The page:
Last night as I was cleaning the kitchen a commercial aired on TV advertising Lotto 649. As the thought of purchasing a ticket ran through my mind, I stopped and asked why. Why would I want to win the lottery? What would I do if I won? When you ask others what they would do if they won the lottery, many people talk about living their dream, spending their time and money as they wish. Dreams often include travel, moving to a new home, helping family, changing or altering careers, spending time with loved ones, and volunteering for meaningful causes. Thanks to a professor at the University of Victoria, I now think differently about the lottery.

In 2009, I travelled to U-Vic for the Fresh Minds Symposium: a day showcasing university life for bright young minds. Grade nine students had the opportunity to attend lectures on a variety of topics. Unfortunately I do not remember the name of the professor I had the pleasure of listening to, but I do remember his story. He started his lecture with a story about his personal background. He shared with the students that he had only been at U-Vic for a couple of years. Prior to that he lived in the Prairies with his family. He was working full-time, managing his career and family commitments while feeling overwhelmed. On his way home from work he decided to stop and buy a lottery ticket. He dreamed of the day he could win the lottery and change his life. He even decided to make a plan, asking himself what he would do if he won. He had always loved Victoria and so he decided he would move there. He had always wanted to do research and teach so he knew that even if he won millions, he would love to work for a local university once settling into Victoria. With a plan in place he waited with anticipation, hoping he could escape his current reality and live the life he dreamed of. Unfortunately he did not win. However, he learned some lessons from the lottery. He realized he was leaving his life to chance, and that he had the power to create the life he wanted even without winning millions. Of course he had to take some risks that could be avoided with a million dollar cheque, yet he used his experience as the motivation to start living the life he wanted. He applied to the University and within a couple of years he was able to achieve his goal of landing a job as a professor in Victoria.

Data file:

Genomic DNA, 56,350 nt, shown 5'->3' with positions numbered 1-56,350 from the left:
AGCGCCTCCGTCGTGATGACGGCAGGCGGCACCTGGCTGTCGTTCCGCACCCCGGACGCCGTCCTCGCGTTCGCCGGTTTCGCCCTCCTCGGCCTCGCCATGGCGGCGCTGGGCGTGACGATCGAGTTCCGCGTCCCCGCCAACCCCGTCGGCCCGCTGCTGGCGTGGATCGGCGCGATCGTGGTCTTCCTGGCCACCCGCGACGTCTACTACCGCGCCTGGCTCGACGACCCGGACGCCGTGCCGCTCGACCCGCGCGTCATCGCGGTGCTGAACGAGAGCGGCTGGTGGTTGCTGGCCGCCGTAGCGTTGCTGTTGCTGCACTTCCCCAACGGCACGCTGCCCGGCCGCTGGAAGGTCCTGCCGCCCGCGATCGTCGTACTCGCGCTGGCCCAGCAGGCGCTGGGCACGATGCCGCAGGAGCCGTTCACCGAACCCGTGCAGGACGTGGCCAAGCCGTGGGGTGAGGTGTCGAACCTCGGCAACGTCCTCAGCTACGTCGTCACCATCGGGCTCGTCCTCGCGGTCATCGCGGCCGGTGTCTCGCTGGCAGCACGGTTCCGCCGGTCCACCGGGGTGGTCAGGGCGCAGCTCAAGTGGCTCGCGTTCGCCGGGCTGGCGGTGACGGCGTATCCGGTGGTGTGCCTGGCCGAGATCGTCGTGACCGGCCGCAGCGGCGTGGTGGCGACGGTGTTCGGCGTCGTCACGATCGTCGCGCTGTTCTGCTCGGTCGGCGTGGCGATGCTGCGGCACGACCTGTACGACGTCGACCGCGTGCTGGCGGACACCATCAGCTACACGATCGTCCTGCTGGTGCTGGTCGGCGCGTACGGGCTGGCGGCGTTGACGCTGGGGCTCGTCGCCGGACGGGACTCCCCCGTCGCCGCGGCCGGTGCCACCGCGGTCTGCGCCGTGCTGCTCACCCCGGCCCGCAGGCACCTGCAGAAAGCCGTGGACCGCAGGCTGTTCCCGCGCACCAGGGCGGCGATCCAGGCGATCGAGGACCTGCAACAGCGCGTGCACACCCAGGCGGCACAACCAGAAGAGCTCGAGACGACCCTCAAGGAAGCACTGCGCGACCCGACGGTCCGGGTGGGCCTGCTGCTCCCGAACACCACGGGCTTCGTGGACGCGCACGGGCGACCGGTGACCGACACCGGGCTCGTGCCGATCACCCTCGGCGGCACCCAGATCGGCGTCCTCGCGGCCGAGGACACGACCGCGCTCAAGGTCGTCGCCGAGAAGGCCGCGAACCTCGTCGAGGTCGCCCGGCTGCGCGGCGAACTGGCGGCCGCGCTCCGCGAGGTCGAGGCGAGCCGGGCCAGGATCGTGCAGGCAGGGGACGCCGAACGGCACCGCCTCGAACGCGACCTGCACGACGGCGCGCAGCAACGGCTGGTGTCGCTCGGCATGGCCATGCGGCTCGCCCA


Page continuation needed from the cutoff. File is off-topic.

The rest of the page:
When the commercial aired last night, I stopped to think: Why would I buy a ticket? What would I do if I won? Who could I help? How could I best spend my time? Where would I work? Where would my family live? When I answer these questions I recognize that I have the opportunity to pursue many of these dreams now, rather than leaving them to chance. My husband Shawn and I spent some time answering these questions. While we may not be able to make drastic changes to our lives without the lottery funds, we can use this experience to guide us in the right direction. When we have a big decision to make, we can stop and ask which solution aligns best with our dream. What do we want to learn? Where do we want to live? How can we best give back? Do we really need a lottery ticket to make these changes?

So… while I wish you the absolute best of luck winning the lottery, I encourage you to stop and ask yourself ‘why’ before you purchase another ticket. What are your really hoping for? What changes do you want to make? Are your dreams really best left to chance? Or can you make small changes today to live the life you really want. If we can learn lessons from the lottery to make positive change, then really we have already won.

"Luck is when opportunity knocks, and you answer." Author Unknown Last night as I was cleaning the kitchen a commercial aired on TV advertising Lotto 649. As the thought of purchasing a ticket ran through my mind, I stopped and asked why. Why would I want to win the lottery? What would I do if… ]]>